• UCLA: Library Diversity Committee (LDC)
    • Library Diversity Committee (LDC), in coordination with two Equity Advisors from the Library serving on campus-wide advisory council on Equity, Diversity and Inclusion. They organize activities and programs targeting the library and campus communities.

      • Professional Development Webinars: “Beyond Library Diversity Residencies: Strategies to Recruit, Retain, and Promote Librarians of Color;” “I Didn't Mean Anything By It: How Racial Microaggressions are Perceived” (ACRL ULS-PDC); “ALA Microaggressions and Wellness Strategies Webinar;” and “The Importance of Being Inclusive: Diversity in Collection Development for Academic Libraries.”
      • Professional Development Workshops: LGBTQ Allyship Training; Disabilities and Inclusive Design Training; Web Accessibility Workshop for Content Editors and Staff; and “Redescription as Potential: Navigating Representation and Ethical Description in the Collections on Japanese American Incarceration.”
      • EDI Training Sessions for Library Search Committees.
      • Ongoing LDC Projects: Draft of (public-facing) Library EDI Statement; Creating and promoting expanded outreach through cultivated web presences.
  • UCR: Outreach and programming
    • In 2017, the LAUC-R Diversity Committee organized a discussion panel with key campus leaders who work with different student groups.  Leadership from Chicano Student Programs, the LGBTQ Resource Center, the Associate Vice Chancellor for Diversity and Inclusion, and a librarian whose who has long focused on various aspects of diversity participated.  As a follow-up the committee co-hosted a talk on the Multigenerational Library Workplace, which sought to address issues of age and diversity in the information professions.  Further, UCR’s University Librarian established a library-wide Committee on Diversity, Equity, and Inclusion (knows as CODEI), which the chair of the LAUC-R Diversity Committee serves on.  CODEI has sponsored events such as brown-bag discussions on diversity topics, a workshop facilitated by ARL’s Director of Diversity and Leadership Programs Mark Puente, and, more recently, an event co-sponsored with the LAUC-R Diversity Committee that showcased how library departments are putting DEI principles into practice.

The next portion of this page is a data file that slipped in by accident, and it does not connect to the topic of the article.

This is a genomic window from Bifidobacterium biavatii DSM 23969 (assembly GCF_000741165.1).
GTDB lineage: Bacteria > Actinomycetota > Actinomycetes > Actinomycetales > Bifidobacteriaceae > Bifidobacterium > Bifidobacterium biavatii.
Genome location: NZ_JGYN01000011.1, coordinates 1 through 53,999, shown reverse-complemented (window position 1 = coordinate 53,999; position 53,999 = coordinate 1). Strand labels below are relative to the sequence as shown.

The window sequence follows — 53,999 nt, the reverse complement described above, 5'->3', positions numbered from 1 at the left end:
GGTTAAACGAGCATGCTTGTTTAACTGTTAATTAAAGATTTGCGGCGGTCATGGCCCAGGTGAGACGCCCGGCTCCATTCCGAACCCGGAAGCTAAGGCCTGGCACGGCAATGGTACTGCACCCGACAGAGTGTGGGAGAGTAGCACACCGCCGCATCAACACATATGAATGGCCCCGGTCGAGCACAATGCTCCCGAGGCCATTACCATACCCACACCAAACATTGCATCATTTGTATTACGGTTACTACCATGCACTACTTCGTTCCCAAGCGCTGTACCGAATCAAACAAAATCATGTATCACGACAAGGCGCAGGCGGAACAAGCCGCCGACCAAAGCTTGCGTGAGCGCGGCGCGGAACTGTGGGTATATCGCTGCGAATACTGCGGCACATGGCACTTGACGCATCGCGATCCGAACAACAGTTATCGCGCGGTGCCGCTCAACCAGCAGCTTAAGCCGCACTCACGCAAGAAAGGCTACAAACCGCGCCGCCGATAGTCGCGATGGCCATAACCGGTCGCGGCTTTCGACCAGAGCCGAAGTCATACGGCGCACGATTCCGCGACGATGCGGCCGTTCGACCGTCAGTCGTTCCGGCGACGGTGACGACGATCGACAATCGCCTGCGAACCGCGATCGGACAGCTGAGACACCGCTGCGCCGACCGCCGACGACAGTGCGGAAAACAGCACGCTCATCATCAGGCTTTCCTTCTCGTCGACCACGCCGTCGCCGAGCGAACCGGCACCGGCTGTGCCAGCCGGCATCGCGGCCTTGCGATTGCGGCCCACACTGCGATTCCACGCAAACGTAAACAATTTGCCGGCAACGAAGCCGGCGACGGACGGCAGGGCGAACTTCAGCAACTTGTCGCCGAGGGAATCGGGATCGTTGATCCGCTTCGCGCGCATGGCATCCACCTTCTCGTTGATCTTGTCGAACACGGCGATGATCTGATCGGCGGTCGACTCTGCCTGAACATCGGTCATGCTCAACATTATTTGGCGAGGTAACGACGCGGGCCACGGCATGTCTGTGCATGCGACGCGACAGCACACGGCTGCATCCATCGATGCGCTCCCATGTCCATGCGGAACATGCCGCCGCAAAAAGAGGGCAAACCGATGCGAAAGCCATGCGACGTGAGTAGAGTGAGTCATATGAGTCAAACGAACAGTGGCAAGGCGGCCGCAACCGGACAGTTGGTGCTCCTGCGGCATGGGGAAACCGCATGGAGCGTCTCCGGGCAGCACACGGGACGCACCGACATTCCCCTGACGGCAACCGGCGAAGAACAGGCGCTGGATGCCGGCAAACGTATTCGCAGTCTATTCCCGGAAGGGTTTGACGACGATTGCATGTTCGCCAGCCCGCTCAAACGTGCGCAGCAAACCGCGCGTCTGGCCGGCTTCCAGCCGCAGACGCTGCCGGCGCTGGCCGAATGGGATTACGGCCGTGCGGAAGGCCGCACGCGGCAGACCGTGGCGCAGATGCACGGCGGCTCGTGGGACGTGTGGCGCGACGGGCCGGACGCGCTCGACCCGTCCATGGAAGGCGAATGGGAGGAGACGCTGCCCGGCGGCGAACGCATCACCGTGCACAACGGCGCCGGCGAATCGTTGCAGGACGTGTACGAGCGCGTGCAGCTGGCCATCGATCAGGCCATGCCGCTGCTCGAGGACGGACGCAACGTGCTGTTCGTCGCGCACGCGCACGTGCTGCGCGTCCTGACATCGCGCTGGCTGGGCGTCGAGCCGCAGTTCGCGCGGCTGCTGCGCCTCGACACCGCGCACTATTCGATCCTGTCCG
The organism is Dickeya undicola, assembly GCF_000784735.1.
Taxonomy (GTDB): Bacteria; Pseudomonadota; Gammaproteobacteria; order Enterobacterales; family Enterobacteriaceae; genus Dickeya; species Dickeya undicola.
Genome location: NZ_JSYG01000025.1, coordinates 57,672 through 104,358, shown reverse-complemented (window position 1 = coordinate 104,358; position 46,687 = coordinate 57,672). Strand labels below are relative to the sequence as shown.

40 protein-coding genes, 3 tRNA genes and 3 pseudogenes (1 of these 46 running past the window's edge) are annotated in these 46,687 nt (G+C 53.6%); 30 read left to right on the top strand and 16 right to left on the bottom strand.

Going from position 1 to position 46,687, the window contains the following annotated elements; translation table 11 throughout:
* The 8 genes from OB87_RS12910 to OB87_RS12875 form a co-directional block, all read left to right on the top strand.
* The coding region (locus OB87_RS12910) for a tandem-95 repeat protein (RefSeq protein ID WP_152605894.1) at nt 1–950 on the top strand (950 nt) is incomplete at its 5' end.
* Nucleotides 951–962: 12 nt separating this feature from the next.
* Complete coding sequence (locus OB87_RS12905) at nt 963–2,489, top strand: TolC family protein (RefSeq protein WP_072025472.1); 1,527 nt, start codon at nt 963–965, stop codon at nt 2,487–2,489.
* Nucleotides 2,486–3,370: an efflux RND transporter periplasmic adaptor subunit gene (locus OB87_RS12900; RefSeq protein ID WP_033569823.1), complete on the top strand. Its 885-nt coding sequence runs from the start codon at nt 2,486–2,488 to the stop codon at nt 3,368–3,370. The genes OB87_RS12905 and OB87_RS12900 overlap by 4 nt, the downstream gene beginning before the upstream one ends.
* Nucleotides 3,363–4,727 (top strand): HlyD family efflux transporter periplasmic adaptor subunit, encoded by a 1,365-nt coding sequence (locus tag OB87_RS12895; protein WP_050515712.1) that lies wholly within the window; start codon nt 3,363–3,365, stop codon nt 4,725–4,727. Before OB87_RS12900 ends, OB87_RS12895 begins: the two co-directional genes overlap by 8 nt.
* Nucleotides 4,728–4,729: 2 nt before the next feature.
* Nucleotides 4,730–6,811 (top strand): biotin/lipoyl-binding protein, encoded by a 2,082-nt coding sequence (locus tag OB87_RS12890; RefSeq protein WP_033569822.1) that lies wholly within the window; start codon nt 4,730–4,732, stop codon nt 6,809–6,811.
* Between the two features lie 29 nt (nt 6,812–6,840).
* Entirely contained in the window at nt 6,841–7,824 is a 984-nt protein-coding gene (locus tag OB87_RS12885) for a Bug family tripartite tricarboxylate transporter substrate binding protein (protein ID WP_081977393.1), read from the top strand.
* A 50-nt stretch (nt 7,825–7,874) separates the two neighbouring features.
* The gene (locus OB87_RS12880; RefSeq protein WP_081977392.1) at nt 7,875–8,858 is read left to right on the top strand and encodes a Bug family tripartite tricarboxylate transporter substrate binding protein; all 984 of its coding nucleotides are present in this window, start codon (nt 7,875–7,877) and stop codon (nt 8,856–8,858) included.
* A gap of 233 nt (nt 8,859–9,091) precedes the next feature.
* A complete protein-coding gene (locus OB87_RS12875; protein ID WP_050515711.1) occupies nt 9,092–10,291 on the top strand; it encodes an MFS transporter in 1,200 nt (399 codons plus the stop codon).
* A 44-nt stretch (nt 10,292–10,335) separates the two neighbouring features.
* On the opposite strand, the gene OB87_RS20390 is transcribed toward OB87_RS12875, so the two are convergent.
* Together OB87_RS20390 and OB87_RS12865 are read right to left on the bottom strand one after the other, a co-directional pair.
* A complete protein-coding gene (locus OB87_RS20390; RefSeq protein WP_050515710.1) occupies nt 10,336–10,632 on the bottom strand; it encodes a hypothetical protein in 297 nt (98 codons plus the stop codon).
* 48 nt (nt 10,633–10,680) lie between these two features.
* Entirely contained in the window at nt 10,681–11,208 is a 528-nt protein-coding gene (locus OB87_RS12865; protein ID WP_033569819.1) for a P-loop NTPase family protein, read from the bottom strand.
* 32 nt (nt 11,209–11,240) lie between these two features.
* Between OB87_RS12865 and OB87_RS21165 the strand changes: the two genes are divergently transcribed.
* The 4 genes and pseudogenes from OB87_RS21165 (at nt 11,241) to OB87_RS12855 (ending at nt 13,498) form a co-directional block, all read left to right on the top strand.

• UCSB: Committee on Equity Diversity and Inclusion, (CEDI)
    • CEDI is a reincarnation of the Library Diversity Committee.  It was revised two years ago.  The committee voted to change its name to the current title to reflect better the committee's charge.  CEDI has accomplished several projects such as draft and submit a set of recommendations to the library administration.  Organize numerous programs in the library related to inclusive and safe spaces, cultural competencies, microaggression workshops, and other related topics. 
  • UCSD: Resources and events
    • The UC San Diego Library provides diversity and inclusion resources and collaborates with various library programs to support and celebrate diversity and inclusion activities. Maintained and coordinated by the library's Diversity & Inclusion Committee, resources are accessible online and events are promoted through a library blog.
  • UCSF: Diversity and Inclusion
    • UCSF Library's Diversity and Inclusion Workgroup (all staff)
      • The DI group has arranged events such as 7-Minutes Stories, a staff training on unconscious bias, and created a set of tips for inclusive recruitment and hiring
      • An occasional feature in the Library's staff blog, Off the Shelf, spotlights Library staff who contribute to the campus' PRIDE values. PRIDE stands for professionalism, respect, integrity, diversity, and excellence. The first post was on 29 May 2019, and subsequent posts are linked at the bottom of the page.
      • The Library previously held a monthly diversity discussion group, hosted by a library staff member on a topic of their choosing, with readings and/or videos to help inform and support the discussion. Topics included first generation professionals, environmental racism, safe spaces, and allyship.

Campus Library Diversity Resources